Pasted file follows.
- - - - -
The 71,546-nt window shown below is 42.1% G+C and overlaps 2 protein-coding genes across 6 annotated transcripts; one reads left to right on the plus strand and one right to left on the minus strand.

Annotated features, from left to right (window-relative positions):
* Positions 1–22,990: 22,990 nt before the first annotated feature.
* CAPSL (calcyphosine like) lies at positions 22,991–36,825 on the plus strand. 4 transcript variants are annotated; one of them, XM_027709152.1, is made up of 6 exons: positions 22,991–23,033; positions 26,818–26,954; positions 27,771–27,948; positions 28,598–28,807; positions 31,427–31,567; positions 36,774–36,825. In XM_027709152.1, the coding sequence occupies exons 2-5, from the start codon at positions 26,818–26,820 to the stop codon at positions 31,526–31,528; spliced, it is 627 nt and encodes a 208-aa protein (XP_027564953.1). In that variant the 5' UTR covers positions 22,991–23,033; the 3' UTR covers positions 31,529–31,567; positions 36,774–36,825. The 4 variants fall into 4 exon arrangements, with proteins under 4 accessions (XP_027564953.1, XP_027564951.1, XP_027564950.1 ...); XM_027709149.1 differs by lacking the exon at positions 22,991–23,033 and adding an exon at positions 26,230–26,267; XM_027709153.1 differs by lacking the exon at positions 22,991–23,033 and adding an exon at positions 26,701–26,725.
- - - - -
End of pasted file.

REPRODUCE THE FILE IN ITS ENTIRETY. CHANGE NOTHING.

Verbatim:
The 71,546-nt window shown below is 42.1% G+C and overlaps 2 protein-coding genes across 6 annotated transcripts; one reads left to right on the plus strand and one right to left on the minus strand.

Annotated features, from left to right (window-relative positions):
* Positions 1–22,990: 22,990 nt before the first annotated feature.
* CAPSL (calcyphosine like) lies at positions 22,991–36,825 on the plus strand. 4 transcript variants are annotated; one of them, XM_027709152.1, is made up of 6 exons: positions 22,991–23,033; positions 26,818–26,954; positions 27,771–27,948; positions 28,598–28,807; positions 31,427–31,567; positions 36,774–36,825. In XM_027709152.1, the coding sequence occupies exons 2-5, from the start codon at positions 26,818–26,820 to the stop codon at positions 31,526–31,528; spliced, it is 627 nt and encodes a 208-aa protein (XP_027564953.1). In that variant the 5' UTR covers positions 22,991–23,033; the 3' UTR covers positions 31,529–31,567; positions 36,774–36,825. The 4 variants fall into 4 exon arrangements, with proteins under 4 accessions (XP_027564953.1, XP_027564951.1, XP_027564950.1 ...); XM_027709149.1 differs by lacking the exon at positions 22,991–23,033 and adding an exon at positions 26,230–26,267; XM_027709153.1 differs by lacking the exon at positions 22,991–23,033 and adding an exon at positions 26,701–26,725.